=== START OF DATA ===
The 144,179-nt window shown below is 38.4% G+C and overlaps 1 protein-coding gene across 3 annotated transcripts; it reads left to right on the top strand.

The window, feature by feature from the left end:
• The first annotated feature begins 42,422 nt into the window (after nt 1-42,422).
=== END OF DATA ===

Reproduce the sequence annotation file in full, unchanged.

The 144,179-nt window shown below is 38.4% G+C and overlaps 1 protein-coding gene across 3 annotated transcripts; it reads left to right on the top strand.

The window, feature by feature from the left end:
• The first annotated feature begins 42,422 nt into the window (after nt 1-42,422).